consume, then change the climate for the better

Every so often I read something and my faith is restored in humanity. Today it’s a press release which indicates that young people might well dictate the sustainability brand agenda in years to come.

Research by the Carbon Trust has found that folks aged 18 to 25 are starting to favour brands that reduce their carbon emissions. They are beginning to show a new type of loyalty in their purchasing decisions – one that goes beyond the shallow nature of a cloth emblem and aligns itself with climate change.

Interestingly, it’s in China where this is starting to really take root. The study revealed that 83% of young people there would show greater attachment to carbon-conscious brands – not only that, but 60% of them claim they would stop buying a product if the manufacturer refused to commit to measuring its carbon impact.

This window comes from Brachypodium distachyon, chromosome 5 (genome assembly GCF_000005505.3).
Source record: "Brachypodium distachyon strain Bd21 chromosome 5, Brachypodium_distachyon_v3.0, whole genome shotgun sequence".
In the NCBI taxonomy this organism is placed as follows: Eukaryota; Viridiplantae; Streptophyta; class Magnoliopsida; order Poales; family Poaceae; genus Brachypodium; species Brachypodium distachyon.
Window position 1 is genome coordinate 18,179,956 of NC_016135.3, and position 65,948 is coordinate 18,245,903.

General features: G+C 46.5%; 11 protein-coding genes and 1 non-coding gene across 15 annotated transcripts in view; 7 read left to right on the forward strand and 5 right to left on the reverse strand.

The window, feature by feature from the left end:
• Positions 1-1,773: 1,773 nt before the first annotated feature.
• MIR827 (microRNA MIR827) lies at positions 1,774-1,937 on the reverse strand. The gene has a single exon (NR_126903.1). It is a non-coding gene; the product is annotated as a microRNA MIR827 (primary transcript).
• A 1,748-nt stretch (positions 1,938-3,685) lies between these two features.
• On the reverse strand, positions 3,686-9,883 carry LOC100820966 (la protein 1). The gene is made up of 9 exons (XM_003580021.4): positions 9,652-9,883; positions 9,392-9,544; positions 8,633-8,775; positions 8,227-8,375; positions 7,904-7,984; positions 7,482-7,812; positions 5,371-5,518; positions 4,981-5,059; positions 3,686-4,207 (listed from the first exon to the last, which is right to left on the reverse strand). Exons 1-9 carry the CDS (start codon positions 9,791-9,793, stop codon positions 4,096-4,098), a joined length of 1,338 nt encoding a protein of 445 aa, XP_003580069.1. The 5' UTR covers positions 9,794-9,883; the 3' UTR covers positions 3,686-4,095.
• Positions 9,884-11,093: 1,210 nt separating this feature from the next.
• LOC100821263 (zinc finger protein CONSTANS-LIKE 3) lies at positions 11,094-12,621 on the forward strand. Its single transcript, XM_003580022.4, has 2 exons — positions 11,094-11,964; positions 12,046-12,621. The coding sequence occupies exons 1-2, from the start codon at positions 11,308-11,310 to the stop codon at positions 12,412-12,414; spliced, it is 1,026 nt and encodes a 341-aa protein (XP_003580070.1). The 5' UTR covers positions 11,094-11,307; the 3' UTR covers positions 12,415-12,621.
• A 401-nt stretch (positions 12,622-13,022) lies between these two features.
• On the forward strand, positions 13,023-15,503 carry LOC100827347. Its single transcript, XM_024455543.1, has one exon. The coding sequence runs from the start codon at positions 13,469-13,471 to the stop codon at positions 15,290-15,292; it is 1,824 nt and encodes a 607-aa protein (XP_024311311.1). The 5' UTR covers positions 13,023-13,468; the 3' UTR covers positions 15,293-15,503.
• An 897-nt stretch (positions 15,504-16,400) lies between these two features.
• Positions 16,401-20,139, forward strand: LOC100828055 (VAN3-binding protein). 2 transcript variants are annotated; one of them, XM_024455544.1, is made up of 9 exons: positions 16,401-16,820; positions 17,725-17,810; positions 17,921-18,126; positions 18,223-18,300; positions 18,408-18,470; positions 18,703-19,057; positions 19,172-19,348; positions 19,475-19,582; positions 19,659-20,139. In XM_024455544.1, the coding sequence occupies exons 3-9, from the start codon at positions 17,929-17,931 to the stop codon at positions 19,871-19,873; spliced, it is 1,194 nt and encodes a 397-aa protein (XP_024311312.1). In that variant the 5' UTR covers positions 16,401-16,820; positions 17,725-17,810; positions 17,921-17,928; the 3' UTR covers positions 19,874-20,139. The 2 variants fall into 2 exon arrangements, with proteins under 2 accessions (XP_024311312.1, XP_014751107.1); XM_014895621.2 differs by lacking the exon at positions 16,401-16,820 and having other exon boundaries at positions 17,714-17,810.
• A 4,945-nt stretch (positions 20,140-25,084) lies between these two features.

Compare this to the UK with respective figures of 55% and 36% and it appears that the East holds the key to unlocking mass demand for low carbon consumerism. It is in a great position to do so, with its vast manufacturing output, and has a home advantage as its products don’t have far to travel.

As a green consumer for some years now, I often lament at how much stuff is made overseas. If you check the label of many an ‘eco-brand’ which originates in the UK, its manufacturing journey tells a different story.

For me, true sustainability begins at home, but the economics tend to make this cost-prohibitive and it takes a brave company to go down this route. But there are change-makers out there.

Right now there is a great little start-up in West Wales – Hiut Denim – which is taking a risk. It is sourcing sustainable organic denim and making jeans in Cardigan – a town which, until 10 years ago, was home to Britain’s largest surviving jeans factory.

Its strapline is ‘Our town are making jeans again’ – it’s a great story. But keeping it local comes with a hefty price tag; the cost of buying a pair of Huit jeans currently stands between £130 to £230.

And therein lies the rub. Perhaps we British don’t rate carbon as high as the Chinese because if we did, we would be somewhat guilt-tripped into making tough decisions when it comes to affordability.

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